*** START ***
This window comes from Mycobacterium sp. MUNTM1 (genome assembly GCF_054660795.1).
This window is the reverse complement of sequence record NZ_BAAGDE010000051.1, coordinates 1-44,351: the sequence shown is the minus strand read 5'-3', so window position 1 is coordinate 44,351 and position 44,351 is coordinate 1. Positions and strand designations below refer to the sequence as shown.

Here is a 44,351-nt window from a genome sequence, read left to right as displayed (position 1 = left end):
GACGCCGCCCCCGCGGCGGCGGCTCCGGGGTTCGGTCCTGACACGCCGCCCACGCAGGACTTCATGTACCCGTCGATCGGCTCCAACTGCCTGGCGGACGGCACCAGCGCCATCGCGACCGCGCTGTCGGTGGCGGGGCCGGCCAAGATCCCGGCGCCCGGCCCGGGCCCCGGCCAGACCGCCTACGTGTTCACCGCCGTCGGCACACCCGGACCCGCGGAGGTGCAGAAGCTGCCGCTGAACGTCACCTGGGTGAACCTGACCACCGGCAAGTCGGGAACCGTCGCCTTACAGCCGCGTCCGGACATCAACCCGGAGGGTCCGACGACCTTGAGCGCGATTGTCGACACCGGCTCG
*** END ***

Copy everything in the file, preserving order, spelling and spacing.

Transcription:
This window comes from Mycobacterium sp. MUNTM1 (genome assembly GCF_054660795.1).
This window is the reverse complement of sequence record NZ_BAAGDE010000051.1, coordinates 1-44,351: the sequence shown is the minus strand read 5'-3', so window position 1 is coordinate 44,351 and position 44,351 is coordinate 1. Positions and strand designations below refer to the sequence as shown.

Here is a 44,351-nt window from a genome sequence, read left to right as displayed (position 1 = left end):
GACGCCGCCCCCGCGGCGGCGGCTCCGGGGTTCGGTCCTGACACGCCGCCCACGCAGGACTTCATGTACCCGTCGATCGGCTCCAACTGCCTGGCGGACGGCACCAGCGCCATCGCGACCGCGCTGTCGGTGGCGGGGCCGGCCAAGATCCCGGCGCCCGGCCCGGGCCCCGGCCAGACCGCCTACGTGTTCACCGCCGTCGGCACACCCGGACCCGCGGAGGTGCAGAAGCTGCCGCTGAACGTCACCTGGGTGAACCTGACCACCGGCAAGTCGGGAACCGTCGCCTTACAGCCGCGTCCGGACATCAACCCGGAGGGTCCGACGACCTTGAGCGCGATTGTCGACACCGGCTCG